Date of Award
Bachelor of Arts
Dr. Woody Holton
Dr. Yucel Yanikdag
At first glance, President Taft's praise of the Ottoman Empire's transformation seems to reflect optimism about the state of the Turkish Empire and America's role in the world. Still, the very source of this optimism, Turkey's evolution from "retrograde" to "constitutional," reveals Taft's assumption that progress for Turkey was based on adopting the "modem policies" of what he believed to be a superior culture. Taft was not alone in thinking that the event he described, the inauguration of the second Constitutional era of the Ottoman Empire, signified a tremendous improvement in the world or in linking that change to the influence of American missionaries. He and Americans like him were informed by a recurrent tenet of American identity and ideology, believing in the nation's divinely granted mission to spread the sentiments of liberty and democracy to the wide world. While this ideology appealed to a notion of universal humanity, in reality America's civilizing impulse gave way to the belief in American superiority and power at the expense of other cultures.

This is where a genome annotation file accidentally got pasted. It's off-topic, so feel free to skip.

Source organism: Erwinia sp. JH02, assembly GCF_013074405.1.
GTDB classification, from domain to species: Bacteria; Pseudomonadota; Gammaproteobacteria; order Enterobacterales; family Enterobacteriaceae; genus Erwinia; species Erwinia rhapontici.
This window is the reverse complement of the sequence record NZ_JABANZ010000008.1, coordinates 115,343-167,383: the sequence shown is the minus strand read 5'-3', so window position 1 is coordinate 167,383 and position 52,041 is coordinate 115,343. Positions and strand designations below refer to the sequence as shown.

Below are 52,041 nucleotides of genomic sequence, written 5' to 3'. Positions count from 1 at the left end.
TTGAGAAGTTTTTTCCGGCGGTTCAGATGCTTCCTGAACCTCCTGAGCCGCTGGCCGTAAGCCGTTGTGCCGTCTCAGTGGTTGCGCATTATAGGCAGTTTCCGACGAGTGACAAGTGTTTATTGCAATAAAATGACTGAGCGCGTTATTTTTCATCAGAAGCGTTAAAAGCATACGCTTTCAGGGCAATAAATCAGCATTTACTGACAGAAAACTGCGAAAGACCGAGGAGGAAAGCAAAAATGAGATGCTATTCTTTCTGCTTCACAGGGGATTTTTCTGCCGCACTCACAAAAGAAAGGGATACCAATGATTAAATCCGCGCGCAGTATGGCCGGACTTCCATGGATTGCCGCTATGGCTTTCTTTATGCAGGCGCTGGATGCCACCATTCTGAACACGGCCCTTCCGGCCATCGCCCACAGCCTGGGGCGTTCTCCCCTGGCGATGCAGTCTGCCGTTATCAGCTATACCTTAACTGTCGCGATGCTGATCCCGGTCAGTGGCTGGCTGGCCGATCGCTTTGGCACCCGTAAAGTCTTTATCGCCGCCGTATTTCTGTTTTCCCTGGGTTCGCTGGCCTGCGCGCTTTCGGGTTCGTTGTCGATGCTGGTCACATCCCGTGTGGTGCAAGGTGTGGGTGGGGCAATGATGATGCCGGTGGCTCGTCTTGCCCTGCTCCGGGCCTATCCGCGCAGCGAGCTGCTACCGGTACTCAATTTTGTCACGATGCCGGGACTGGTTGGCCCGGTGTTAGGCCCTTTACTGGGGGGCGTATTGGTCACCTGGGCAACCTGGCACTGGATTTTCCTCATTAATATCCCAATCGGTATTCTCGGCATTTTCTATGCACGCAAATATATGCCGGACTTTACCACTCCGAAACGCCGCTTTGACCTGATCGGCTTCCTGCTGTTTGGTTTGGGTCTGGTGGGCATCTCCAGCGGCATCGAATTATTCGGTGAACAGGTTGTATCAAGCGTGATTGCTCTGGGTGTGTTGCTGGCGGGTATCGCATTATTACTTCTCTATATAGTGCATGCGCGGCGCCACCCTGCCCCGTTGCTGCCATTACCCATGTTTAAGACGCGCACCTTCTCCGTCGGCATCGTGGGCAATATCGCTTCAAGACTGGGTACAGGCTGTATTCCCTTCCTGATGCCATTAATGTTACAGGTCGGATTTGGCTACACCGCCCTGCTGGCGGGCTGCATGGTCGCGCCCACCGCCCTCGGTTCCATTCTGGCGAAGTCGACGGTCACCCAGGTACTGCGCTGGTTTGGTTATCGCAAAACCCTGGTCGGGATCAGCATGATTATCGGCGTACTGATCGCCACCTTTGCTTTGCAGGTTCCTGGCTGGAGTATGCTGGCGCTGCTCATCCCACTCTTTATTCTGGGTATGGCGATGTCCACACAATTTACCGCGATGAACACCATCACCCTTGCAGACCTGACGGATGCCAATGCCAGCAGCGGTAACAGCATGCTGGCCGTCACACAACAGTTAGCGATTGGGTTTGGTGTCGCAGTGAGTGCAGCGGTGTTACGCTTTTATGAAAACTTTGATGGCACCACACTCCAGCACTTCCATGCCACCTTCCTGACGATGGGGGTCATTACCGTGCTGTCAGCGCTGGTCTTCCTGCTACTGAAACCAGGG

Frantantuono, Ella M., "Self-righteous beneficence : American diplomats and missionary perceptions of the Ottoman Empire, 1908-1914" (2008). Honors Theses. 456.